NEW YORK -- At least temporarily, the U.S. economy has slowed to a crawl.
U.S. gross domestic product -- one of the key gauges of overall economic growth -– fell dramatically to 1.8 percent in the first three months of this year after growing at a rate of 3.1 percent at the end of last year, according to figures released by the Commerce Department on Thursday.
While some economists argue the quarterly figure could simply be an economic blip caused by harsh winter weather and spiking gas prices, others warn that the recovery could still be a jobless one.
A dramatic drop in consumer spending -- which makes up roughly 70 percent of economic activity -- weighed GDP in the first part of the year. Bad weather hurt construction and limited consumer spending, keeping many Americans away from winter sales in January and February.
As the weather improved, soaring gas prices and higher grocery bills limited spending for many people. Consumer spending fell from 4 percent at the end of last year to 2.7 percent at the beginning of this year, according to the Commerce Department figures.
"We think the GDP numbers are a little bit of a fluke," said Nariman Behravesh, chief economist at IHS Global Insight, a financial and economic analysis firm. "There is a disconnect between the GDP numbers and some of the other data on the U.S. economy,” said Behravesh. “The other numbers we're seeing are more consistent with 4 percent growth than 1.8 percent growth."
Behravesh said he believes growth is already picking up following the low of the first quarter of 2011. GDP numbers often lag behind other data, and revisions of the data released as the Commerce Department gets more information could reveal growth was stronger than thought, he argued.
But some of the dropoff in consumer spending in the first part of 2011 was also a function of its relative height at the end of 2010, when U.S. consumers spent in earnest for the first time since the recession. The holiday season, the fact that many people had saved up during the downturn, looser financing for large purchases and even the Federal Reserve's quantitative easing program pushed personal consumption expenditures to 4 percent for the last quarter of 2010, said Constance Hunter, chief economist at the investment banking firm Aladdin Capital.
For the overall year, however, that spending grew by just 1.7 percent, Hunter added. "So if we can maintain anywhere close to the current 2.7 percent rate of growth in 2011, we will be doing much better than in 2010," said Hunter.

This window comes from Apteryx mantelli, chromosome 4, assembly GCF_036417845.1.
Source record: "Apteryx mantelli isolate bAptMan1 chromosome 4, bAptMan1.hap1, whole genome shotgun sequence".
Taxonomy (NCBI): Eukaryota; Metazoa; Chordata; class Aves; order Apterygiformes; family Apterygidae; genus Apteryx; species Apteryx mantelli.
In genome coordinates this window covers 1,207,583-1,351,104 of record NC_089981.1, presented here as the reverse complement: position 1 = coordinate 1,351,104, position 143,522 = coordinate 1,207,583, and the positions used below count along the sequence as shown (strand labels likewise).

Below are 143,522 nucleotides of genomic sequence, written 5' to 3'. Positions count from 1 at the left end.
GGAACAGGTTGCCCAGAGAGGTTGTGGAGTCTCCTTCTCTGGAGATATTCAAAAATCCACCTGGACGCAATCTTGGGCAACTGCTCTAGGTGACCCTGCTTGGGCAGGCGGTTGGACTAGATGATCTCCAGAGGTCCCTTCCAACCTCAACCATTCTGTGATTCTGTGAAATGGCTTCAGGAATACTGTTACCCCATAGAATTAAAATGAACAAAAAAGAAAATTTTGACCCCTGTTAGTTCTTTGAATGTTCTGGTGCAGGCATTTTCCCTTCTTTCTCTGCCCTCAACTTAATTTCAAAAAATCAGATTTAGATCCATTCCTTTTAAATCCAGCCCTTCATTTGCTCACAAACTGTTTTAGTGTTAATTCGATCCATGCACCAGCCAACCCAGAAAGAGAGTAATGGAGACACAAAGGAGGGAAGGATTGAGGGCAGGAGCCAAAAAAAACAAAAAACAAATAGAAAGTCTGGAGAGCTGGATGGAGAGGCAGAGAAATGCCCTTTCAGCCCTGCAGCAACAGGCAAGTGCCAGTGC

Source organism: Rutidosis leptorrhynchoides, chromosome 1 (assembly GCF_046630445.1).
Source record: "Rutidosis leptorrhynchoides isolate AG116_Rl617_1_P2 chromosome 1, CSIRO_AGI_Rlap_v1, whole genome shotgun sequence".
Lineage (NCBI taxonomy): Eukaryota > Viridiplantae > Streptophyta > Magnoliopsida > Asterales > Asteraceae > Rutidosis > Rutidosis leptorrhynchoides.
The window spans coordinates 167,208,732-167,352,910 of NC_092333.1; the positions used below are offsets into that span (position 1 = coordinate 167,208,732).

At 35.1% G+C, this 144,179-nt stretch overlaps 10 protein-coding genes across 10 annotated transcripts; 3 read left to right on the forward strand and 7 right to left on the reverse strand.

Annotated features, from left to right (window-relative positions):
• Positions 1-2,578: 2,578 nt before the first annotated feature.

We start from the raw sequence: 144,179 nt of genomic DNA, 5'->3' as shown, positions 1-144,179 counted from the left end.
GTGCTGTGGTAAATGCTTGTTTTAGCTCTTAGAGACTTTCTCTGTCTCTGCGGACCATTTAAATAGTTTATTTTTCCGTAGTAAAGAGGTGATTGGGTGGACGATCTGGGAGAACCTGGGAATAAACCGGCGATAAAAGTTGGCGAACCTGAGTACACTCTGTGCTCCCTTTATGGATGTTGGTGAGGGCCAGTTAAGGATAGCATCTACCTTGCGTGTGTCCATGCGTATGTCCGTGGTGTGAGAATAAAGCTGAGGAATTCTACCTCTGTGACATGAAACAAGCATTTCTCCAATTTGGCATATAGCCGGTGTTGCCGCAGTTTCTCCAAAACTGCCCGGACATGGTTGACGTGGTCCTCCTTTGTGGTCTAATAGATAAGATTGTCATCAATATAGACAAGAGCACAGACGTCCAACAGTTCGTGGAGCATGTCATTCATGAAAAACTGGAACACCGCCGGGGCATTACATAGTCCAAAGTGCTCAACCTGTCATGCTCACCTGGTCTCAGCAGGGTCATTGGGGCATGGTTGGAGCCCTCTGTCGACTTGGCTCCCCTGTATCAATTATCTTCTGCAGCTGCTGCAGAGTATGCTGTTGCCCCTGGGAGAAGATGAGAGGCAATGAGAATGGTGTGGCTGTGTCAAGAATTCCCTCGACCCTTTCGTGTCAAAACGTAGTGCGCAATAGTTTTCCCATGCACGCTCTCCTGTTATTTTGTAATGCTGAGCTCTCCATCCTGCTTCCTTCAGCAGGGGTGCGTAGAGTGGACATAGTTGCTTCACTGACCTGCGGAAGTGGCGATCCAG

"It's not all a bed of roses, we have higher gas prices," Hunter said, adding that she didn't believe they'd stay high, as many were already cutting down on driving, which she argued, would eventually drive demand, and prices down. But, she cautioned, jobless claims for April didn't bode well for overall unemployment figures. "The problem is the Fed is coming up against the boundary of their effectiveness in terms of generating jobs growth and Bernanke said as much," she said, referring to the Federal Reserve’s closely watched Wednesday press conference.
During the central bank's first-ever presser, Fed Chairman Ben Bernanke said growth will lag this year as inflation picks up. The Fed also lowered GDP estimates for the entire year to 3.3 percent from 3.9 percent.
Even the Fed's forecast of growth isn’t enough to create a significant number of new jobs, said Josh Bivens, an economist at the Economic Policy Institute, a Washington think tank. "Just to keep our currently high unemployment rate stable, we've actually got to put upward pressure on it," he said. "What it means for people is that it's not going to get appreciably easier to find a job any time soon unless we start seeing much higher GDP growth numbers."
Other economists argued that there was enough growth to sustain moderate increases in employment, with manufacturing alone growing by 9 percent in the first part of 2011. Unemployment fell to a two-year low of 8.8 percent in March after the economy added 216,000 jobs.
Many employers have wrung all the productivity they can out of employed Americans, said Lynn Reaser, chief economist at Point Loma Nazarene University in San Diego. "Companies do need to take on additional employees because otherwise the huge gains in productivity that we saw in 2010 are not sustainable," she argued.
Reaser also cautioned against directly linking GDP and jobs, explaining that the economic impact of various events often lagged behind, and that both growth and employment fluctuated from quarter to quarter.
“We're seeing growth, it's just disappointing,” said Kathy Bostjancic, director for macroeconomic analysis at the Conference Board, an economic research group. And what little growth there was would be buffeted by major headwinds, like high unemployment and the depressed housing market, she said.
Adding to the strain, state and local governments have drastically cut spending, and the same is about to happen nationally, Bostjancic said, with wrangling over the best way to cut spending in Washington.
"We're going to see more contraction at the federal level," said Bostjancic. Government spending and hiring will be slashed, and industries and jobs dependent on them will also take a hit, she warned.